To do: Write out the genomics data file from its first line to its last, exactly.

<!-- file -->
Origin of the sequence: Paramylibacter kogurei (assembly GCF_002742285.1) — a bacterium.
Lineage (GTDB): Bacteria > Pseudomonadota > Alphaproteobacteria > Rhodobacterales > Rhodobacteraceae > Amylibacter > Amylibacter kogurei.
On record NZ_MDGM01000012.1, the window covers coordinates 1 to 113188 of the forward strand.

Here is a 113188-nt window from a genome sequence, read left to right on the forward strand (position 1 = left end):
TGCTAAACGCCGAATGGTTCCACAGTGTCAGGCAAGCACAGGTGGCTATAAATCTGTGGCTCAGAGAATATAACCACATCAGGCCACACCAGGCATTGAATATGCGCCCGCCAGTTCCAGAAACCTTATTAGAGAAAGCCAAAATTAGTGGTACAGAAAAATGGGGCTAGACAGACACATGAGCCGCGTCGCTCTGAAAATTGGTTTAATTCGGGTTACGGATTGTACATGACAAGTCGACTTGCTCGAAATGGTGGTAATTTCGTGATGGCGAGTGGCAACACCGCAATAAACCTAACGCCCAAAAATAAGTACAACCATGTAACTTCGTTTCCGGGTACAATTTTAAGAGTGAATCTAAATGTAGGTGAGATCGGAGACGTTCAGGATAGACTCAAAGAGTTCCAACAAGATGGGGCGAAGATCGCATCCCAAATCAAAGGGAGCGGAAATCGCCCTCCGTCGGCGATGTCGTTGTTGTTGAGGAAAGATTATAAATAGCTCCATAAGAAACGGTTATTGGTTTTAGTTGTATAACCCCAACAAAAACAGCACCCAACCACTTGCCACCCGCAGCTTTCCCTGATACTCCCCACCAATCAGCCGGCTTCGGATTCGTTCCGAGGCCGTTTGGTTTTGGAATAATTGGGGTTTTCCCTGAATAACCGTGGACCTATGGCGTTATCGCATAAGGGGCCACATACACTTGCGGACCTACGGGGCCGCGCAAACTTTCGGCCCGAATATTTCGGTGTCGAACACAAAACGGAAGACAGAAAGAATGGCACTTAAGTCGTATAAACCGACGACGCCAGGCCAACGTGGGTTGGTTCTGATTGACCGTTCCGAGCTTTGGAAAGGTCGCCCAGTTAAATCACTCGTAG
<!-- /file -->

Origin of the sequence: Paramylibacter kogurei (assembly GCF_002742285.1) — a bacterium.
Lineage (GTDB): Bacteria > Pseudomonadota > Alphaproteobacteria > Rhodobacterales > Rhodobacteraceae > Amylibacter > Amylibacter kogurei.
On record NZ_MDGM01000012.1, the window covers coordinates 1 to 113188 of the forward strand.

Here is a 113188-nt window from a genome sequence, read left to right on the forward strand (position 1 = left end):
TGCTAAACGCCGAATGGTTCCACAGTGTCAGGCAAGCACAGGTGGCTATAAATCTGTGGCTCAGAGAATATAACCACATCAGGCCACACCAGGCATTGAATATGCGCCCGCCAGTTCCAGAAACCTTATTAGAGAAAGCCAAAATTAGTGGTACAGAAAAATGGGGCTAGACAGACACATGAGCCGCGTCGCTCTGAAAATTGGTTTAATTCGGGTTACGGATTGTACATGACAAGTCGACTTGCTCGAAATGGTGGTAATTTCGTGATGGCGAGTGGCAACACCGCAATAAACCTAACGCCCAAAAATAAGTACAACCATGTAACTTCGTTTCCGGGTACAATTTTAAGAGTGAATCTAAATGTAGGTGAGATCGGAGACGTTCAGGATAGACTCAAAGAGTTCCAACAAGATGGGGCGAAGATCGCATCCCAAATCAAAGGGAGCGGAAATCGCCCTCCGTCGGCGATGTCGTTGTTGTTGAGGAAAGATTATAAATAGCTCCATAAGAAACGGTTATTGGTTTTAGTTGTATAACCCCAACAAAAACAGCACCCAACCACTTGCCACCCGCAGCTTTCCCTGATACTCCCCACCAATCAGCCGGCTTCGGATTCGTTCCGAGGCCGTTTGGTTTTGGAATAATTGGGGTTTTCCCTGAATAACCGTGGACCTATGGCGTTATCGCATAAGGGGCCACATACACTTGCGGACCTACGGGGCCGCGCAAACTTTCGGCCCGAATATTTCGGTGTCGAACACAAAACGGAAGACAGAAAGAATGGCACTTAAGTCGTATAAACCGACGACGCCAGGCCAACGTGGGTTGGTTCTGATTGACCGTTCCGAGCTTTGGAAAGGTCGCCCAGTTAAATCACTCGTAG